I always try to keep my farmers happy and control their vermin to the best of my ability. Doing this can pay off in numerous ways – other than job satisfaction another major perk can be gathering more ground through word-of-mouth.

Crow problem

Such a thing happened to me last year when a neighbouring farmer had been chatting about his crow problem to the shepherd on the estate where I control a lot of vermin.

I received a phone call later on that week after the shepherd had passed on my details. After a brief chat on the phone, I arranged to pop in to have a look at the ground to see how I can help in the future. As I wanted to make a good impression and show I was keen, I arranged to call into the farm the next day.

I decided to pack the car with the necessities to make a start on the crows if the opportunity became available. I took equipment that I deemed to be useful in most crow shooting situations because I didn’t really know the area well enough to make a proper plan. As it sounded like the shooting would be primarily “urban warfare” around buildings, the main kit was my gun and ammunition, but I also took a few decoys, some camouflage netting, poles and a seat with me, too.

Crow control

The following day I arrived at the farm for a coffee and to have a look around. Looking at the layout of the farm and the intelligence I received about the typical whereabouts of the crows, I was trying to work out different plans of attack that could be put into place. I was also looking at things from a safety point of view. The farmer explained that he had been having a lot of trouble with the crows coming into his cattle feed and generally causing a nuisance around the buildings. As we went down to the lower level of the yard it was clear that the bulk of the birds were congregating in the meadows that lead to the river.

Shooting crows with rifles

Shooting crows with rifles

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The farmer explained that he and the workers would be around the top yard for the rest of the day, which normally keeps the birds away from the main buildings. I decided to get myself tucked into a little spinney wood that overlooked the lower fields to give me the best chance at a shot or two. After explaining my plan, the farmer left me to it and said he would keep out of my way.

Crow control in fields

Tom tucked into a little spinney that overlooked the fields

I started by trying to find a suitable hide location. The spinney wood had a small concrete drain that ran down the edge, about 2ft in from the fence. This allowed me to get my bucket seat set up on the concrete, using the natural wall of nettles and thistles on either side as cover, as well as the tree canopy as shelter from above.

crow control with decoys

Using decoys on the fence, secured with insulation tape

I tracked my way down the path and cleared a small area in the cover to prevent myself from being nettled every time I moved. Goose had also come for a day out so I set a bed up for him so he could relax and watch the world go by. Once the shooting position was established, I could then think about the decoy set up. The small field in front of the hide had been used to feed the cows, I scattered the decoys around on the fences and feeders using insulation tape to hold them in place. The decoys were set in a very random pattern to give the illusion of crows milling about as they naturally would.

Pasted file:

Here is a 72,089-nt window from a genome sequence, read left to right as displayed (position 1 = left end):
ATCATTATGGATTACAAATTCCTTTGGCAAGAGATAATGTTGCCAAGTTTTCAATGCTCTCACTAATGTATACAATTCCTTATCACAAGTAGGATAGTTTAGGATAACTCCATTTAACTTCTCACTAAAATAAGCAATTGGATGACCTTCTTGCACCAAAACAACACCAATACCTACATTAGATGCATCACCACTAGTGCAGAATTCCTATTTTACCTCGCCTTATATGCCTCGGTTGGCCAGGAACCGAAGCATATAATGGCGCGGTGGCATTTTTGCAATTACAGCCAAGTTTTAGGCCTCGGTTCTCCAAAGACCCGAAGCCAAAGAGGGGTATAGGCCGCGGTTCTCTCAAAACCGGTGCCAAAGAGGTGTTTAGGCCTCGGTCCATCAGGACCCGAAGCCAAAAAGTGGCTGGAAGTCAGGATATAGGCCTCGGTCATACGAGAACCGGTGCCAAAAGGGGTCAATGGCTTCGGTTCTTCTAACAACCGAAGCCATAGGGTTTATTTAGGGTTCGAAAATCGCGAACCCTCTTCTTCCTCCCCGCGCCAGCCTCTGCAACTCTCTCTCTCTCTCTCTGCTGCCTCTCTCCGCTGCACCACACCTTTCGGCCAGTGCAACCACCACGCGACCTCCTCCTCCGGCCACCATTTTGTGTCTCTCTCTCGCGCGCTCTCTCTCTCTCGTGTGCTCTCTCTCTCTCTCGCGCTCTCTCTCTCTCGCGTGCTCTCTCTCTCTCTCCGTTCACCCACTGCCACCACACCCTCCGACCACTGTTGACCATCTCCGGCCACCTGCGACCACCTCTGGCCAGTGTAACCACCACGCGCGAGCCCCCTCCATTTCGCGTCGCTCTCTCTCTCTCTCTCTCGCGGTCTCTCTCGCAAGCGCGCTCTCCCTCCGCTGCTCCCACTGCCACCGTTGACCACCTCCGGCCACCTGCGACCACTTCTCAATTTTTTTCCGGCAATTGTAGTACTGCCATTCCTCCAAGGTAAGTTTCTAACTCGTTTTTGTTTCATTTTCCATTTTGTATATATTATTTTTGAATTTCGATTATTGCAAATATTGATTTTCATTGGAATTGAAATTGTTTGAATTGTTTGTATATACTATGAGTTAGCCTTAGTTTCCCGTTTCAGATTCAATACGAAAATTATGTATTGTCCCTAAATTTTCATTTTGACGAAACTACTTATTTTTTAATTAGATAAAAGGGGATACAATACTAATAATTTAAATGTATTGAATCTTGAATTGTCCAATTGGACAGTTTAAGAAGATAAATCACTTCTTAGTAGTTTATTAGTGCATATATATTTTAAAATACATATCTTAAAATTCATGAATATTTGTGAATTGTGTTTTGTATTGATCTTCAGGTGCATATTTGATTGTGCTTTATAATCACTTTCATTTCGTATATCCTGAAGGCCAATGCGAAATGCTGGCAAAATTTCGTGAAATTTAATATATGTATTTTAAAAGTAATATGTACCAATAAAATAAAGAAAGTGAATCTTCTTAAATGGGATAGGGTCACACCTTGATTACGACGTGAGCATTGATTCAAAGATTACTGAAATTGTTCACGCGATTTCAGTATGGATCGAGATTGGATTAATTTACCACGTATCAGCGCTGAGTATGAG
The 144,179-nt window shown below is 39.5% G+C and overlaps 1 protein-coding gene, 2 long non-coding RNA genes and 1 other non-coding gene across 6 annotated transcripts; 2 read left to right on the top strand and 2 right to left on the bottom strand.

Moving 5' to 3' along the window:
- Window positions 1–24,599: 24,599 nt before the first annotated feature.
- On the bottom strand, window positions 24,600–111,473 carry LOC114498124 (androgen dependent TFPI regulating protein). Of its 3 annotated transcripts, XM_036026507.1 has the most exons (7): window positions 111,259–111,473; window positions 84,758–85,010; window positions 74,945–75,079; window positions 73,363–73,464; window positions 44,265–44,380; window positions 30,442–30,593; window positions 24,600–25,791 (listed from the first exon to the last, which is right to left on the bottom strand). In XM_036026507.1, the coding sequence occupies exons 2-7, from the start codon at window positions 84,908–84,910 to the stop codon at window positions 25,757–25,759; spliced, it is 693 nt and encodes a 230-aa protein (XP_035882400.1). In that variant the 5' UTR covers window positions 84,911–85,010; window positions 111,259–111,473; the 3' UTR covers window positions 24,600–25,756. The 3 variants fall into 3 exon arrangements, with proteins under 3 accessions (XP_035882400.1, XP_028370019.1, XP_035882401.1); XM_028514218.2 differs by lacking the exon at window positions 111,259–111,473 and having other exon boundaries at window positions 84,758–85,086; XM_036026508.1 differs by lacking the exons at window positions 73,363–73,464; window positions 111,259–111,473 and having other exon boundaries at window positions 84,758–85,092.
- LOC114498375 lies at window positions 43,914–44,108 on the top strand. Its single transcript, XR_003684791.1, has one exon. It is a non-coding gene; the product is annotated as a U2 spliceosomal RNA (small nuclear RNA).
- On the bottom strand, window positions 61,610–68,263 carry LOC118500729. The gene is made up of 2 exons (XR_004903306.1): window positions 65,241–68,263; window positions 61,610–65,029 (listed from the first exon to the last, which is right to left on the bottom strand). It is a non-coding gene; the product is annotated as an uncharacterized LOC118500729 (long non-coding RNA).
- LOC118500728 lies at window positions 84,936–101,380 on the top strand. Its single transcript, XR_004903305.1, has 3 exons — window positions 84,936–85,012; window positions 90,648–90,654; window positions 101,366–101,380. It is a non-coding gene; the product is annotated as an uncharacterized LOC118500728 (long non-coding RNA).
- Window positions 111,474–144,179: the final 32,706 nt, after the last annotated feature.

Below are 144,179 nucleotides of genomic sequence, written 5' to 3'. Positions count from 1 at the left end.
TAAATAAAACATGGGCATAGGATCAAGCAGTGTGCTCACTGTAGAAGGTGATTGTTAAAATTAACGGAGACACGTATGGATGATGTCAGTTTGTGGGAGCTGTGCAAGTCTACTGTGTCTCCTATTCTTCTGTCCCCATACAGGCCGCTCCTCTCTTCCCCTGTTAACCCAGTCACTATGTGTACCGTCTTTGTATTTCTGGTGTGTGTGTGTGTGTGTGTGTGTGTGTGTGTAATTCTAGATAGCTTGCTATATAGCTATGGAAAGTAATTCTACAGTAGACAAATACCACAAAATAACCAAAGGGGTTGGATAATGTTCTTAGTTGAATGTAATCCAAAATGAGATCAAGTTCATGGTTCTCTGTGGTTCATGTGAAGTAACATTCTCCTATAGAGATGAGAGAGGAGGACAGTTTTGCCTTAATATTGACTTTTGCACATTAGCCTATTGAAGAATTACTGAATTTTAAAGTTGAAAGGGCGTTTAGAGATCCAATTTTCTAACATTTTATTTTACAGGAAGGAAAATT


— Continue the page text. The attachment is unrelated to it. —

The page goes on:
Decoys in place

With the decoys in place and a good shooting platform sorted, I settled down to let it go quiet and see whether the crows would venture back up to the farm. It wasn’t long until the odd bird came up to pitch into the decoys. There was a mixture of birds with the bulk of them being carrions and jackdaws. The canopy above my head gave me plenty of cover from a crows point of view, however it made the shooting very sporting as crows, especially jackdaws, often caught me off guard as they swooped over the decoys giving me very little time to react. The AYA did its job perfectly as its light weight and short barrels make it an ideal gun for snap shooting.

AYA side by side

As I wasn’t planning on firing too many shots, I decided to take the AYA Yeoman out. I had it bored out to 1/2 and 1/2 chokes so I could fire light loads of Gamebore Super Steel at ducks. It’s a bit more traditional than most of the guns in my armoury, but certainly packs enough punch to hold its own on the crows.

After a few steady hours shooting, I managed to get a respectable body count. The farmer reappeared after a while with another coffee and to see how I was getting on. He was amazed at how many birds I’d managed to shoot and even witnessed a few lucky shots while we had a natter and a brew. It’s safe to say that going the extra mile to keep farmers happy, or to make a good first impression, is key to securing shooting in the future. I now have a great working relationship with a new farmer and a cracking new bit of ground that will keep me occupied.


Crow shooting